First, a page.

Before we get to Gerald Howard's well-deserved honor, one thing needs to be said at the outset: If you haven't read Max Perkins: Editor of Genius, A. Scott Berg's 1978 biography of the quintessential, old-school book editor who worked with F. Scott Fitzgerald, Thomas Wolfe, and Ernest Hemingway at Scribner's, go find a used hardcover somewhere—or pick up the recently reissued paperback. It's a great and—in hindsight, in some ways—sad book: They don't make editors like Maxwell Perkins anymore. Or maybe they do and they just work in an industry that hardly resembles the one depicted in Berg's biography. One thing's certain: They still make editors who are worthy of receiving an award bearing the name of the great editor. Nan A. Talese. Gary Fisketjon. Drenka Willen. Jonathan Galassi. And now, Gerald Howard.
Howard, vice president and executive editor of Doubleday, recently received the fifth annual Maxwell E. Perkins Award for Distinguished Achievement in the Field of Fiction. Sponsored by New York City's Mercantile Library Center for Fiction, the award is given to an editor, publisher, or agent "who over the course of his or her career has discovered, nurtured, and championed writers of fiction in the United States."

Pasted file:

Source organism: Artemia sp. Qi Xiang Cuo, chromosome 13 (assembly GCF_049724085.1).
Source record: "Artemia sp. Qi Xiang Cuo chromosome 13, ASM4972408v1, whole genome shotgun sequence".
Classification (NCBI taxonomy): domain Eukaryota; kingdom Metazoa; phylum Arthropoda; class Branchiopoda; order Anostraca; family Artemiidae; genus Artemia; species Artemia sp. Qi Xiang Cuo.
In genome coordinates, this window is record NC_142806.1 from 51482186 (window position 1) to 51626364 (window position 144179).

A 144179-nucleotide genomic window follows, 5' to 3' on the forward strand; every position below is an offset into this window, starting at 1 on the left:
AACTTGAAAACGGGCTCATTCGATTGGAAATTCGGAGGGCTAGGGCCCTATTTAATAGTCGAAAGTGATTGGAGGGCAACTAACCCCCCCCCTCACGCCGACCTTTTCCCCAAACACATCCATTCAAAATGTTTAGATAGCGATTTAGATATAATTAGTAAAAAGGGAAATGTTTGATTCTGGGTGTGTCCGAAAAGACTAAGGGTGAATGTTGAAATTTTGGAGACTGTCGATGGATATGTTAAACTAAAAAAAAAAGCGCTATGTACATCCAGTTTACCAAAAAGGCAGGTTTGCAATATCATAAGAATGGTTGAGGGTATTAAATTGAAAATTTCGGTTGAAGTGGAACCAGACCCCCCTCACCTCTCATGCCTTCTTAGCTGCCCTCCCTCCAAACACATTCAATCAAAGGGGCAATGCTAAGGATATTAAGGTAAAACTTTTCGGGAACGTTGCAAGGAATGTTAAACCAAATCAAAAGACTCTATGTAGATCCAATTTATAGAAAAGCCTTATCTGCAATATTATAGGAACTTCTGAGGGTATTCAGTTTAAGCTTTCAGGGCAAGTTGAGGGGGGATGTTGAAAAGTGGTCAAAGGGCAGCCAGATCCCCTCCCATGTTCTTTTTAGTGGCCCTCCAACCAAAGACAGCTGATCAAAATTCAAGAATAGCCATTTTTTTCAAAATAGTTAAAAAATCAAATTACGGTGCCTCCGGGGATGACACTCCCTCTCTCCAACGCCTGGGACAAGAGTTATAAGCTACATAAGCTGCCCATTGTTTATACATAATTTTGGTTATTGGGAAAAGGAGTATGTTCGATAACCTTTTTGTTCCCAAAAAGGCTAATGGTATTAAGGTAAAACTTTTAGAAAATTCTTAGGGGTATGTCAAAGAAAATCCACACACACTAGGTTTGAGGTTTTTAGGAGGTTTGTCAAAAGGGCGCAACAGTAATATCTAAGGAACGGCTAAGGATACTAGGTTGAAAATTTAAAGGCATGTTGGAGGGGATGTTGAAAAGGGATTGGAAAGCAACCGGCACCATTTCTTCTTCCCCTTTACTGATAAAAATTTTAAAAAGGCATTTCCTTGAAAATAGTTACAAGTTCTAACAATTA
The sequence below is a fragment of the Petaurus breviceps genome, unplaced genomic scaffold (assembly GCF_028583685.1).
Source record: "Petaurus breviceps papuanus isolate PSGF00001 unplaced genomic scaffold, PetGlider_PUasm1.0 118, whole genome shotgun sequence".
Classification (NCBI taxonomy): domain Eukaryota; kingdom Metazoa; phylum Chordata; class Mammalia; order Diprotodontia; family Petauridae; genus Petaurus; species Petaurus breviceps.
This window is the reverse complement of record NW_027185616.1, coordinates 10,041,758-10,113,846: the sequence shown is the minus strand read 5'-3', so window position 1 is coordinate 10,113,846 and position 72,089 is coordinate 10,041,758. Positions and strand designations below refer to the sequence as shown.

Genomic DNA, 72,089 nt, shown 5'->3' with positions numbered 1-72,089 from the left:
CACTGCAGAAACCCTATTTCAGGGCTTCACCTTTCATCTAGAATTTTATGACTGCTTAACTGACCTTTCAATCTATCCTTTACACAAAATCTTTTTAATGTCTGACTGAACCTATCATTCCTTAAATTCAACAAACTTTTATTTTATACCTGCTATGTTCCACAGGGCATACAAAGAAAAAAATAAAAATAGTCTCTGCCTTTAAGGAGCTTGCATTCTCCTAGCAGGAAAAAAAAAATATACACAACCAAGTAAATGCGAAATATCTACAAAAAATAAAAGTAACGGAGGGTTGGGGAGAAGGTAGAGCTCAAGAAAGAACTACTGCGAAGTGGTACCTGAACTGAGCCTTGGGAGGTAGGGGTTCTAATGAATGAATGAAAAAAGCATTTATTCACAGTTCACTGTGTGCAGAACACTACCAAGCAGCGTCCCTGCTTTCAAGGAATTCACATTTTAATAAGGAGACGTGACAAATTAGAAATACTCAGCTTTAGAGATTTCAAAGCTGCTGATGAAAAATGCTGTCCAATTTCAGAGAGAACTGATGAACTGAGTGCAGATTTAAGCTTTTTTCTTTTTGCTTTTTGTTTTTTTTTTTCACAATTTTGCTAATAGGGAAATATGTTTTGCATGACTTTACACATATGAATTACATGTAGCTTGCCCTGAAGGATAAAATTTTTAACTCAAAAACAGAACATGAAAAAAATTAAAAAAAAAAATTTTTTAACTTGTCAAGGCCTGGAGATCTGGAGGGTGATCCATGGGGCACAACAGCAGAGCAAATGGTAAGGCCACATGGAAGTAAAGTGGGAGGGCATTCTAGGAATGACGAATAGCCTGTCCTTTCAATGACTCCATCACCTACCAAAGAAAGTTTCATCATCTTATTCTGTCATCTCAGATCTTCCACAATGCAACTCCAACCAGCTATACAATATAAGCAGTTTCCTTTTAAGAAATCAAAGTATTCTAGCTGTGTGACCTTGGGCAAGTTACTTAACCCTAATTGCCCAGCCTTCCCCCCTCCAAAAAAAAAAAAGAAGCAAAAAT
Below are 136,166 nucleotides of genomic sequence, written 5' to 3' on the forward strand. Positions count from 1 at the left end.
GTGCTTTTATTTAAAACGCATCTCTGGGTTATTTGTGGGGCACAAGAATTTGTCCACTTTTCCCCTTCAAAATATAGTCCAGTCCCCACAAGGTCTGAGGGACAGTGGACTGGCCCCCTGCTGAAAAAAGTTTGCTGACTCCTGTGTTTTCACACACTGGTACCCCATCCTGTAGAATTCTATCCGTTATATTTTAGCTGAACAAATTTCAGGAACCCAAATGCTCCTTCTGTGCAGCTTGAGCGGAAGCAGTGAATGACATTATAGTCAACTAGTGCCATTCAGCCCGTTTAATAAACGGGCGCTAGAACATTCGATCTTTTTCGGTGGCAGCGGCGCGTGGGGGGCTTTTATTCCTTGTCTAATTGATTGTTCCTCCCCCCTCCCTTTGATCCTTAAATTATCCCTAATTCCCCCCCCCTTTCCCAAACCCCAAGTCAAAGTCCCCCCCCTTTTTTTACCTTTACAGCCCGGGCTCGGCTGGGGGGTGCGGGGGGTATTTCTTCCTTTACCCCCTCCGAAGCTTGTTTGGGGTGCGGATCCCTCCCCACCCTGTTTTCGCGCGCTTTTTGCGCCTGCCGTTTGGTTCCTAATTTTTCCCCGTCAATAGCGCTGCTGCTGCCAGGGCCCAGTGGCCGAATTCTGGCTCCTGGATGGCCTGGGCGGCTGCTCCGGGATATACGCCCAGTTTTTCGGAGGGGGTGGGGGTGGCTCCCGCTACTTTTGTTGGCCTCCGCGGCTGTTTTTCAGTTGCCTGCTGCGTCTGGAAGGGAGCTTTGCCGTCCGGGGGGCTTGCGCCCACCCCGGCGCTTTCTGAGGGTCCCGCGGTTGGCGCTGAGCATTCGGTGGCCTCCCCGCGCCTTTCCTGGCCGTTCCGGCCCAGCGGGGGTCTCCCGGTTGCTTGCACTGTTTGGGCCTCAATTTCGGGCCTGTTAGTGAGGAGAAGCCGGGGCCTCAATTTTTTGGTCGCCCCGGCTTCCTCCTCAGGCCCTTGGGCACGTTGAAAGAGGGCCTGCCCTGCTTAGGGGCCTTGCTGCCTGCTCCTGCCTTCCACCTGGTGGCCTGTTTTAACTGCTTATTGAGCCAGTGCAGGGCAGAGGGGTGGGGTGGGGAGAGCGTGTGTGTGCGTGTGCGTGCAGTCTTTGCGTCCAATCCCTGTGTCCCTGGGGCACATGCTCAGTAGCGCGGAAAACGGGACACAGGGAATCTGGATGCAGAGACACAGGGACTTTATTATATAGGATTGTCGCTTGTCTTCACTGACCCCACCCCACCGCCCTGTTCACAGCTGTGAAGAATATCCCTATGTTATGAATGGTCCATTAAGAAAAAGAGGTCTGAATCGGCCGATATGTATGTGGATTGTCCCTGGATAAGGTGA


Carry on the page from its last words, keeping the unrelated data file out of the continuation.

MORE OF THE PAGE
In Howard's long career in publishing, he's worked with such eminited authors as David Foster Wallace, Gordin Lish, Don DeLillo, Paul Auster, Ana Castillo, A. R. Ammons, and others. At Doubleday, where he's been since 1998, Howard has worked with Kate Christensen, Pat Barker, Walter Kirn, Chuck Palahniuk, and Gore Vidal.
In announcing Howard as the winner, Peter Ginna, chairman of the Mercantile Library Center for Fiction, said, “Over the course of many years Gerald Howard has introduced and championed the work of a host of writers who have helped to push the boundaries of contemporary fiction. It's a pleasure to honor him with the 2009 Perkins Award.”
The award will be presented to Howard at the library's annual dinner on November 9.